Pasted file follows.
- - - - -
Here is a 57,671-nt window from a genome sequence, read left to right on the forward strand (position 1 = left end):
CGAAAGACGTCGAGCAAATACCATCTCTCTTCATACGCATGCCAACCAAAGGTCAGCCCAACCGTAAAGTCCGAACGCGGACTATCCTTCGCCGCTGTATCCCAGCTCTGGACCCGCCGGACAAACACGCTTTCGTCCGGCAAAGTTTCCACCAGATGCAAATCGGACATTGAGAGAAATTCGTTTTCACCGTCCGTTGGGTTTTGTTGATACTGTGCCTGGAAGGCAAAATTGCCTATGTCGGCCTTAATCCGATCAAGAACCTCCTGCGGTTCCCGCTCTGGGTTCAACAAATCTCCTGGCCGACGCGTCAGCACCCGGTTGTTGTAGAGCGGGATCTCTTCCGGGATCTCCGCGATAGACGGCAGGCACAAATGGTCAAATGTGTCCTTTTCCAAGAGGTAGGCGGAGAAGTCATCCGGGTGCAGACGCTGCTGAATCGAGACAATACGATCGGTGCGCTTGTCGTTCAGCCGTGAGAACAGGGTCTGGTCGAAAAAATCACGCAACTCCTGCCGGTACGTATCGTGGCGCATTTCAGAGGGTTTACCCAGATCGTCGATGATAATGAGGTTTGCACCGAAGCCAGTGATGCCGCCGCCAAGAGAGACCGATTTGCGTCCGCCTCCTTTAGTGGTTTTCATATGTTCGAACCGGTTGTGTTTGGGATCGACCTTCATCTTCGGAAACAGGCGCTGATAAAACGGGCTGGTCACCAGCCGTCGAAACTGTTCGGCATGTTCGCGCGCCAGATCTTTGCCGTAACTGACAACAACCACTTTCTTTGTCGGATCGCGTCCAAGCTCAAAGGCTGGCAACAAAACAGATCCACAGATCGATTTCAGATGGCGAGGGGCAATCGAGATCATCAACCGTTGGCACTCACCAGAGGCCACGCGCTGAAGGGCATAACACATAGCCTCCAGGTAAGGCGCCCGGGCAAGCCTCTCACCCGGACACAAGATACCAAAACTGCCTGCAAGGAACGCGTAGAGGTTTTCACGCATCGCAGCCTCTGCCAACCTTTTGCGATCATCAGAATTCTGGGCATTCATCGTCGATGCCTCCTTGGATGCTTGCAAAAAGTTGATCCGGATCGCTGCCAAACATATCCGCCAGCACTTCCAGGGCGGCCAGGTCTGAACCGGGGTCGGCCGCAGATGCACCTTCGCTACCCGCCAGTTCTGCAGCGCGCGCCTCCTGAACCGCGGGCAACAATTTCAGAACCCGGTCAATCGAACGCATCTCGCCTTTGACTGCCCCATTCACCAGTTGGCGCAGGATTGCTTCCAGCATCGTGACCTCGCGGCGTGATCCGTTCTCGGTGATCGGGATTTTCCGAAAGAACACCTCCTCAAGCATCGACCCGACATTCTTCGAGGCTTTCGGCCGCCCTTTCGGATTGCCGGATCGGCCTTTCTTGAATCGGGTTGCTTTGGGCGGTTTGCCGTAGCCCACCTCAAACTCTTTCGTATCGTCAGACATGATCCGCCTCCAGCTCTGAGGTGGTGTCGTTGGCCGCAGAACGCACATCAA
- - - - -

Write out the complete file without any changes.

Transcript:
Here is a 57,671-nt window from a genome sequence, read left to right on the forward strand (position 1 = left end):
CGAAAGACGTCGAGCAAATACCATCTCTCTTCATACGCATGCCAACCAAAGGTCAGCCCAACCGTAAAGTCCGAACGCGGACTATCCTTCGCCGCTGTATCCCAGCTCTGGACCCGCCGGACAAACACGCTTTCGTCCGGCAAAGTTTCCACCAGATGCAAATCGGACATTGAGAGAAATTCGTTTTCACCGTCCGTTGGGTTTTGTTGATACTGTGCCTGGAAGGCAAAATTGCCTATGTCGGCCTTAATCCGATCAAGAACCTCCTGCGGTTCCCGCTCTGGGTTCAACAAATCTCCTGGCCGACGCGTCAGCACCCGGTTGTTGTAGAGCGGGATCTCTTCCGGGATCTCCGCGATAGACGGCAGGCACAAATGGTCAAATGTGTCCTTTTCCAAGAGGTAGGCGGAGAAGTCATCCGGGTGCAGACGCTGCTGAATCGAGACAATACGATCGGTGCGCTTGTCGTTCAGCCGTGAGAACAGGGTCTGGTCGAAAAAATCACGCAACTCCTGCCGGTACGTATCGTGGCGCATTTCAGAGGGTTTACCCAGATCGTCGATGATAATGAGGTTTGCACCGAAGCCAGTGATGCCGCCGCCAAGAGAGACCGATTTGCGTCCGCCTCCTTTAGTGGTTTTCATATGTTCGAACCGGTTGTGTTTGGGATCGACCTTCATCTTCGGAAACAGGCGCTGATAAAACGGGCTGGTCACCAGCCGTCGAAACTGTTCGGCATGTTCGCGCGCCAGATCTTTGCCGTAACTGACAACAACCACTTTCTTTGTCGGATCGCGTCCAAGCTCAAAGGCTGGCAACAAAACAGATCCACAGATCGATTTCAGATGGCGAGGGGCAATCGAGATCATCAACCGTTGGCACTCACCAGAGGCCACGCGCTGAAGGGCATAACACATAGCCTCCAGGTAAGGCGCCCGGGCAAGCCTCTCACCCGGACACAAGATACCAAAACTGCCTGCAAGGAACGCGTAGAGGTTTTCACGCATCGCAGCCTCTGCCAACCTTTTGCGATCATCAGAATTCTGGGCATTCATCGTCGATGCCTCCTTGGATGCTTGCAAAAAGTTGATCCGGATCGCTGCCAAACATATCCGCCAGCACTTCCAGGGCGGCCAGGTCTGAACCGGGGTCGGCCGCAGATGCACCTTCGCTACCCGCCAGTTCTGCAGCGCGCGCCTCCTGAACCGCGGGCAACAATTTCAGAACCCGGTCAATCGAACGCATCTCGCCTTTGACTGCCCCATTCACCAGTTGGCGCAGGATTGCTTCCAGCATCGTGACCTCGCGGCGTGATCCGTTCTCGGTGATCGGGATTTTCCGAAAGAACACCTCCTCAAGCATCGACCCGACATTCTTCGAGGCTTTCGGCCGCCCTTTCGGATTGCCGGATCGGCCTTTCTTGAATCGGGTTGCTTTGGGCGGTTTGCCGTAGCCCACCTCAAACTCTTTCGTATCGTCAGACATGATCCGCCTCCAGCTCTGAGGTGGTGTCGTTGGCCGCAGAACGCACATCAA